David Suzuki implied that I am a “climate-change denier” (We ignore scientists at our own peril, Trail Times June 20). I deny that. So I am a denial denier.
The only constant about climate is change. It is has been changing since the Earth formed and will continue to change until the planet is eventually enveloped by the Sun in the distant future. Thoughtful readers will likely conclude that Suzuki’s denier label is merely an attempt to discredit scientists who disagree with him about the causes of climate change instead of rationally debating the issue.
I also deny that climate science is settled. Climate experts know that the science is highly immature. We are in a period of “negative discovery,” in that the more we learn, the more we realize we do not know. Rather than “remove the doubt,” as Al Gore advocates, we must recognize the doubt in this, arguably the most complex science ever tackled.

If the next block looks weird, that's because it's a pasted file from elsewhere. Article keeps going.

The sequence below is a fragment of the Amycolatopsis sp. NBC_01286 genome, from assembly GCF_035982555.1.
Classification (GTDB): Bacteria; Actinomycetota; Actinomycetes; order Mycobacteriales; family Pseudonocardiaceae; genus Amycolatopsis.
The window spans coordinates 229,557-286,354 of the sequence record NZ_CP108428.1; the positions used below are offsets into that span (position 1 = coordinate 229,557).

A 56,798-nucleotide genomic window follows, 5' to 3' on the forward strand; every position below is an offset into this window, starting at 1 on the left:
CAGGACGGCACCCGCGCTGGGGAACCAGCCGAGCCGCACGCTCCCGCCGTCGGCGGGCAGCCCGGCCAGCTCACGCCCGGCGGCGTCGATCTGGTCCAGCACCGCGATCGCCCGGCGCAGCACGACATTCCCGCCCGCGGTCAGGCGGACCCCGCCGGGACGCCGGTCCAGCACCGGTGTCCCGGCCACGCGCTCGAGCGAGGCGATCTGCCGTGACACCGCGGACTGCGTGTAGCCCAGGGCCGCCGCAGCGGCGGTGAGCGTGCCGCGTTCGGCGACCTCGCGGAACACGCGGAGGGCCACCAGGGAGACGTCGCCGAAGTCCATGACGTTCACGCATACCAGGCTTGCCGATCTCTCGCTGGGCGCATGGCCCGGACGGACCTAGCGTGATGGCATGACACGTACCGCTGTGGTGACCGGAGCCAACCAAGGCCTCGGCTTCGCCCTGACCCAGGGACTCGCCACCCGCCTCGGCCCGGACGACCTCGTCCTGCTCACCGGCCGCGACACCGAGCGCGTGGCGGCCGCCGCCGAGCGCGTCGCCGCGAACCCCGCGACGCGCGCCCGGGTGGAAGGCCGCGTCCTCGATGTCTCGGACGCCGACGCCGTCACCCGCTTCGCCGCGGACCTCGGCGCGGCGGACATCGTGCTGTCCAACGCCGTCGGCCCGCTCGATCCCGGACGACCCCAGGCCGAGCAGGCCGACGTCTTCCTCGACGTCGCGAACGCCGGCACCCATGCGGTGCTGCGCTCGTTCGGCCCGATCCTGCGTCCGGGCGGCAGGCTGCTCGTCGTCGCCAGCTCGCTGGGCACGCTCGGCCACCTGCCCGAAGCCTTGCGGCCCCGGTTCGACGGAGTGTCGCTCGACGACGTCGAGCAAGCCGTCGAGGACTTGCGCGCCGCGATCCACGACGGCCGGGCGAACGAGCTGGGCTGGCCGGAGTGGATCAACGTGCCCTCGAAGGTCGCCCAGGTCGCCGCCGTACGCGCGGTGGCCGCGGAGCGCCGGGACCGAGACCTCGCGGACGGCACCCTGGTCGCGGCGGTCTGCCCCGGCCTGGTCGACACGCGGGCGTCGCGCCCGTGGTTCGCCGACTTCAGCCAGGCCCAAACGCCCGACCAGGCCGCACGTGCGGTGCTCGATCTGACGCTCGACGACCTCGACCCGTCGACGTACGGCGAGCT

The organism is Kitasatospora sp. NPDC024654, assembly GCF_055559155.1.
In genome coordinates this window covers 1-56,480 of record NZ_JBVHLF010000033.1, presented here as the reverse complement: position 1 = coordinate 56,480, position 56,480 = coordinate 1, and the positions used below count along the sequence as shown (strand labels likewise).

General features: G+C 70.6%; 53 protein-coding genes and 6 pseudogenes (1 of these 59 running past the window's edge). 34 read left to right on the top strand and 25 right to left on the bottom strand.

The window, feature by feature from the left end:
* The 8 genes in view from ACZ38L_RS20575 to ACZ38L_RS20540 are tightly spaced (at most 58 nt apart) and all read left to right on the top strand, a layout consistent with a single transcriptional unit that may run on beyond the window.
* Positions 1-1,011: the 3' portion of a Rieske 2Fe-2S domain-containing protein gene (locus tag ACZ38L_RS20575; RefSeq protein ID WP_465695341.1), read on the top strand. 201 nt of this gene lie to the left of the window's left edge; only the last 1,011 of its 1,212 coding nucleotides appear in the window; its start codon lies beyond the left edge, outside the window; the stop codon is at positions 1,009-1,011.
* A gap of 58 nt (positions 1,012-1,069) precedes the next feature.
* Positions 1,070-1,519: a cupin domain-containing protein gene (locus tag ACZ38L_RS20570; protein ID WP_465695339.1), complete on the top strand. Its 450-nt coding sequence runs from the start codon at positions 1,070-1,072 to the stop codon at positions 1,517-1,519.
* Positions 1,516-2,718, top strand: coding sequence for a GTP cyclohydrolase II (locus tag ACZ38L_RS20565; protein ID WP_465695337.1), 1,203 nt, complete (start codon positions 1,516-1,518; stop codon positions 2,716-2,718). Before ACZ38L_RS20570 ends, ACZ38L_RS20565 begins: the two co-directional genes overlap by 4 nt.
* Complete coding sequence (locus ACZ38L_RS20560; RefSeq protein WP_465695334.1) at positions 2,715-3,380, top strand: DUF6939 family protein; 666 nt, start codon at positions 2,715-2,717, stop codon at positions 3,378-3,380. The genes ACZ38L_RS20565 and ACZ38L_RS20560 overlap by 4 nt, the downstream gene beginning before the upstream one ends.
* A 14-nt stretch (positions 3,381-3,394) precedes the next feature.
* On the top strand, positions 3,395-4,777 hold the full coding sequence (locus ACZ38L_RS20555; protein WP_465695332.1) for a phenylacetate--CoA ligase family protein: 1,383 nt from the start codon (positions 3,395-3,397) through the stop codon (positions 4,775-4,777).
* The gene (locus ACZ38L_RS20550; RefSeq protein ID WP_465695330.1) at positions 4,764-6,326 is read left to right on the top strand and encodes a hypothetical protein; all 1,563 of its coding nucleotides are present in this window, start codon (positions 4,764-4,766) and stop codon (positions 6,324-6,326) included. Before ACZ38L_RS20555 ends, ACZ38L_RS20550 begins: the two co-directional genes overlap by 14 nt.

The confidence expressed by Gore and Suzuki is due to a belief in what professors Chris Essex (University of Western Ontario) and Ross McKitrick (University of Guelph) call the “Doctrine of Certainty”. This doctrine is “a collection of now familiar assertions about climate that are to be accepted without question” (Taken by Storm, 2007).
Essex and McKitrick explain, “But the Doctrine is not true. Each assertion is either manifestly false or the claim to know is false. Climate is one of the most challenging open problems in modern science. Some knowledgeable scientists believe that the climate problem can never be solved.”
Creating rational policy in the face of such uncertainty is challenging. So we need climate experts to speak freely without fear of retribution regardless of their points of view. Suzuki must help this come about by engaging in constructive behaviour, not further poisoning the debate.
Tom HarrisExecutive Director, International Climate Science CoalitionOttawa, Ont.